The strength of this study is its prospective design; we have been able to obtain data from the same doctors at two different time points. We do not have data to control whether any of the doctors changed their employment situation, either by altering their job within the same health trust or by moving to another. It is therefore not certain that the work environment evaluated in 2000 is the same as that evaluated in 2004. Nevertheless, should a change in employment situation have been motivated by a lack of professional right of voice, this should have resulted in an increased feeling of freedom and have the opposite effect of that found in this study.

The central theme of this research is the doctors” opinion on how easy or difficult it is to express critical points of view on «the system». We used the relatively imprecise term «criticise». This can obviously mean anything from bringing up a case in the work environment which one feels should be handled, or should have been handled in a better way, up to criticising the health service via the mass media. A previous study has shown that 50 % of Norwegian doctors believe it is difficult to complain about unethical and professionally reprehensible practice in the work environment (2). It also appears that doctors are not only apprehensive about their superiors, but also, to a large extent, find the criticism of their colleagues difficult. In our opinion it is important to differentiate between «whistle blowing» and «criticism»; whistle blowing arises first when criticism is interpreted or suppressed or when those who are criticising are opposed. Definitions of whistle blowing have included «an attempt, in good faith and in the public interest, to disclose and resolve in a reasonable and non-vexatious manner, but in the face of significant institutional or professional opposition, a significant deficiency in the quality or safety of health care» (3). A work environment in which there is little acceptance of criticism will suppress those signals which are necessary to enable improvements, and thus be a threat both to patient safety and to ethical reflection. A work environment in which there is hostility towards necessary criticism will also, according to this definition, result in a greater degree of whistle blowing, which otherwise should have been perceived as constructive criticism. Such a culture can easily cause good colleagues, who are concerned about quality and ethics, to become involuntary whistle blowers.

The fact that older doctors fear sanctions to a lesser extent than younger doctors if they speak out about unsatisfactory conditions, cannot only be because older doctors are more thick-skinned. Perhaps it is because they have more extensive experience with the health bureaucracy and endless new directors? We found that psychiatrists and doctors working in the surgical field in particular considered demands for loyalty towards the leadership to be a threat to their professional right of voice. For many years, psychiatrists have contended with increased demands and lack of resources. Many psychiatrists have a daily struggle with sub-optimal conditions; a struggle which occasionally comes up in the mass-media (4, 5).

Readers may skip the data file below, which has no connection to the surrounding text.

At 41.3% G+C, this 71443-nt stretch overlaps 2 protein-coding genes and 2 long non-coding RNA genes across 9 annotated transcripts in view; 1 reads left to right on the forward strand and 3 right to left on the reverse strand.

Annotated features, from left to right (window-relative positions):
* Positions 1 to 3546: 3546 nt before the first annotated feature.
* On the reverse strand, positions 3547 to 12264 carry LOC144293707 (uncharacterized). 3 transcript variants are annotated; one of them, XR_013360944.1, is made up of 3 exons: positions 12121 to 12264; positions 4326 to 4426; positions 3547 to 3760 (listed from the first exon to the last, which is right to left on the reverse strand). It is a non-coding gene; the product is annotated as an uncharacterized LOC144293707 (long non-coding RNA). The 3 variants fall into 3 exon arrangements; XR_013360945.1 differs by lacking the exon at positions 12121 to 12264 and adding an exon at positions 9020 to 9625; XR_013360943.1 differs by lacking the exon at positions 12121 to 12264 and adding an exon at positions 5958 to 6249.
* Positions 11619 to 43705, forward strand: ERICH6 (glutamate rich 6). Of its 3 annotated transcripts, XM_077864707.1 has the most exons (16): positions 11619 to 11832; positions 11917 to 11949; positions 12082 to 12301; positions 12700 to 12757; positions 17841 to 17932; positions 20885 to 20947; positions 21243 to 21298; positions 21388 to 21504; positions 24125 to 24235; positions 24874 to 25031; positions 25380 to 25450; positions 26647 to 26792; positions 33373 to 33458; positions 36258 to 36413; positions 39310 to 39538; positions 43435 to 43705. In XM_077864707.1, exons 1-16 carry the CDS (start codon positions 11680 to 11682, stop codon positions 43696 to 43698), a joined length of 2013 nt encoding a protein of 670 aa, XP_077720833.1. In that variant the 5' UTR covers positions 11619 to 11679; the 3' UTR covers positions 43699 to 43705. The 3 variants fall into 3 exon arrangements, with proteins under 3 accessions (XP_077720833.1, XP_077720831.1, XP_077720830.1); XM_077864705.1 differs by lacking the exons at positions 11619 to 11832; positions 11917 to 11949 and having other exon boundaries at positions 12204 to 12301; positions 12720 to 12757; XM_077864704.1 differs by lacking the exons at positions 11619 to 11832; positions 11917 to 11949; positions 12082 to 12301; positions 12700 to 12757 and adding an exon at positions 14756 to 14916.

Obviously we cannot establish that the hospital reform alone has been the reason for a deteriorating relationship of trust between doctors and administrators - this is an international trend (6). The transformation of hospitals from monolithic, doctor-managed organisations to modern, commercial enterprises began long before 2000 (7). The success criteria for such reorganisations are improved budget management, shorter waiting lists, and fewer corridor patients, that is, efficiency targets. Maintenance of, and possibly improvements in, professional and ethical standards appears to be a secondary consideration (8). This alone is an important explanation of why the experts can assert that the distance between clinical personal and the leadership has increased.

This assessment provides no information on whether the degree to which doctors” experience the risk associated with their professional right of voice reflects reality. Doctors frequently oppose changes, even changes which later have been shown to be expedient. When important decisions are taken by the administrators without medical competence, this can obviously cause frustration, although there are good grounds to assert that doctors must also respect administrative or political decisions that are not always popular, e.g. in prioritising work. In this it is important to differentiate between essential political management and loyalty requirements that that can threaten patient safety, as well as professional and ethical standards (3, 9). But the administrative leadership is dependent on good communication with the clinical leadership. The fact that many more clinicians now believe critical comments can result in sanctions, is worrying, both with respect to patients and the profession as such. Although our findings can be rebutted on the basis that they do not demonstrate genuine problems - only the doctors” interpretation of the situation - nevertheless, leaders within health services should take these signals seriously and encourage an open and continuous dialogue around difficult ethical and medical questions - a dialogue in which there is also room for criticism. And the doctors themselves should work actively to break down the concept that a culture open to criticism is not collegial (10).